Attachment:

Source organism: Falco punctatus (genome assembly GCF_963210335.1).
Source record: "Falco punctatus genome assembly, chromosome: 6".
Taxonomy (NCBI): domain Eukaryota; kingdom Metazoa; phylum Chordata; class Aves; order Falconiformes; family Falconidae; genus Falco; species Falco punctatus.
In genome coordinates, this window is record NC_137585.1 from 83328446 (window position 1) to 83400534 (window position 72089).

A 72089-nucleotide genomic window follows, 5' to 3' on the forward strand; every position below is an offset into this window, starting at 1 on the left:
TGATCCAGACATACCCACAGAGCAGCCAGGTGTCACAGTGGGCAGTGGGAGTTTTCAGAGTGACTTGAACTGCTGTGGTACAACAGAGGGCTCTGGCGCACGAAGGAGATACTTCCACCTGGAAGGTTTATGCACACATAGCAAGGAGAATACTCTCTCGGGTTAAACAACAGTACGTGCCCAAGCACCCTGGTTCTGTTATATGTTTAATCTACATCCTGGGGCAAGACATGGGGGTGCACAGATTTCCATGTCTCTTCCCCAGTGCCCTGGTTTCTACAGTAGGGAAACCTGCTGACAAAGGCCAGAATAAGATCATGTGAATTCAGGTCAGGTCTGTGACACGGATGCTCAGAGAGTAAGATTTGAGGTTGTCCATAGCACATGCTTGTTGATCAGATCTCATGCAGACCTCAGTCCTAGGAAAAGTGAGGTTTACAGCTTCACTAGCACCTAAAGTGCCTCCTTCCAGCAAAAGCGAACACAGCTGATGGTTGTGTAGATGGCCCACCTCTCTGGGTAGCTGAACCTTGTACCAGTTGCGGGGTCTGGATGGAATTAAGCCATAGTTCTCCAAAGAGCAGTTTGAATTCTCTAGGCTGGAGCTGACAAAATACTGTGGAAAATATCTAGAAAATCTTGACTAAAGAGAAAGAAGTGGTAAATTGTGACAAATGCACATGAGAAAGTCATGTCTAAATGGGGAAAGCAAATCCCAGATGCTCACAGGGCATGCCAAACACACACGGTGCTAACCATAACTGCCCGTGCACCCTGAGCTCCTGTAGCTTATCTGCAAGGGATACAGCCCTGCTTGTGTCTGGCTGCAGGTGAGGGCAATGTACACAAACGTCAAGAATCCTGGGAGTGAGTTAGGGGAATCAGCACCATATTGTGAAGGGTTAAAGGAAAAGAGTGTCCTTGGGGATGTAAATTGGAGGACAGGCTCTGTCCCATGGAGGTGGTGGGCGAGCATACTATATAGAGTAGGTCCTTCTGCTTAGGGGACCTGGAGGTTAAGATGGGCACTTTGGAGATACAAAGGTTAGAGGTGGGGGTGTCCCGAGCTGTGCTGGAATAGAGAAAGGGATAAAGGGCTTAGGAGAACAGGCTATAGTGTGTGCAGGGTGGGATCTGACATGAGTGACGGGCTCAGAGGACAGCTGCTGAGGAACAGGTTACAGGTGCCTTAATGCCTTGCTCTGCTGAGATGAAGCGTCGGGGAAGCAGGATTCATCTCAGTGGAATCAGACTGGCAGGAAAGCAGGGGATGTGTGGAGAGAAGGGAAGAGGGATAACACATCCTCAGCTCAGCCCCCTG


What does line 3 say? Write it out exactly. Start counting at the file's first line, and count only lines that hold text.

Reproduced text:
Taxonomy (NCBI): domain Eukaryota; kingdom Metazoa; phylum Chordata; class Aves; order Falconiformes; family Falconidae; genus Falco; species Falco punctatus.